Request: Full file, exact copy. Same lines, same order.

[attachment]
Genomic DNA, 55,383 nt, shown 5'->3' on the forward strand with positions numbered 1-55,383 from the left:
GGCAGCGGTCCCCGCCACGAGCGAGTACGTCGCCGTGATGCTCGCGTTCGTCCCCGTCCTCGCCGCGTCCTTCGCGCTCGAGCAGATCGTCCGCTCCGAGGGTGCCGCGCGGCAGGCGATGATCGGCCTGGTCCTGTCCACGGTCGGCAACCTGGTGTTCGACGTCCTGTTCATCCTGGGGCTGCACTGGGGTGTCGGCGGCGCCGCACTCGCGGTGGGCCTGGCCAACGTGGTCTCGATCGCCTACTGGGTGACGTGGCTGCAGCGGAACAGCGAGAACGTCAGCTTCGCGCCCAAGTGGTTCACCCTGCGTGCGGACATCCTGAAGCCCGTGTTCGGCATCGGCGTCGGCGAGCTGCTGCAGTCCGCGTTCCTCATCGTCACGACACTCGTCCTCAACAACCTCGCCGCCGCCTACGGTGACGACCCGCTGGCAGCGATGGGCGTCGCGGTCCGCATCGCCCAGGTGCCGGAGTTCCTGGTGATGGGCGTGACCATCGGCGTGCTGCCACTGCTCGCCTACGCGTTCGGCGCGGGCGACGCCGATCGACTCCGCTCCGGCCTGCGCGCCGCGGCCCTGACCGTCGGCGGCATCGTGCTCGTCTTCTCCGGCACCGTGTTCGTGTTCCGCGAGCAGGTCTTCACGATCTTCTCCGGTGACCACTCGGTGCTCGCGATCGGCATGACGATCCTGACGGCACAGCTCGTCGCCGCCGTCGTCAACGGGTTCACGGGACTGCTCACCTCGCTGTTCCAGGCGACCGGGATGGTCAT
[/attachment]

Genomic DNA, 55,383 nt, shown 5'->3' on the forward strand with positions numbered 1-55,383 from the left:
GGCAGCGGTCCCCGCCACGAGCGAGTACGTCGCCGTGATGCTCGCGTTCGTCCCCGTCCTCGCCGCGTCCTTCGCGCTCGAGCAGATCGTCCGCTCCGAGGGTGCCGCGCGGCAGGCGATGATCGGCCTGGTCCTGTCCACGGTCGGCAACCTGGTGTTCGACGTCCTGTTCATCCTGGGGCTGCACTGGGGTGTCGGCGGCGCCGCACTCGCGGTGGGCCTGGCCAACGTGGTCTCGATCGCCTACTGGGTGACGTGGCTGCAGCGGAACAGCGAGAACGTCAGCTTCGCGCCCAAGTGGTTCACCCTGCGTGCGGACATCCTGAAGCCCGTGTTCGGCATCGGCGTCGGCGAGCTGCTGCAGTCCGCGTTCCTCATCGTCACGACACTCGTCCTCAACAACCTCGCCGCCGCCTACGGTGACGACCCGCTGGCAGCGATGGGCGTCGCGGTCCGCATCGCCCAGGTGCCGGAGTTCCTGGTGATGGGCGTGACCATCGGCGTGCTGCCACTGCTCGCCTACGCGTTCGGCGCGGGCGACGCCGATCGACTCCGCTCCGGCCTGCGCGCCGCGGCCCTGACCGTCGGCGGCATCGTGCTCGTCTTCTCCGGCACCGTGTTCGTGTTCCGCGAGCAGGTCTTCACGATCTTCTCCGGTGACCACTCGGTGCTCGCGATCGGCATGACGATCCTGACGGCACAGCTCGTCGCCGCCGTCGTCAACGGGTTCACGGGACTGCTCACCTCGCTGTTCCAGGCGACCGGGATGGTCAT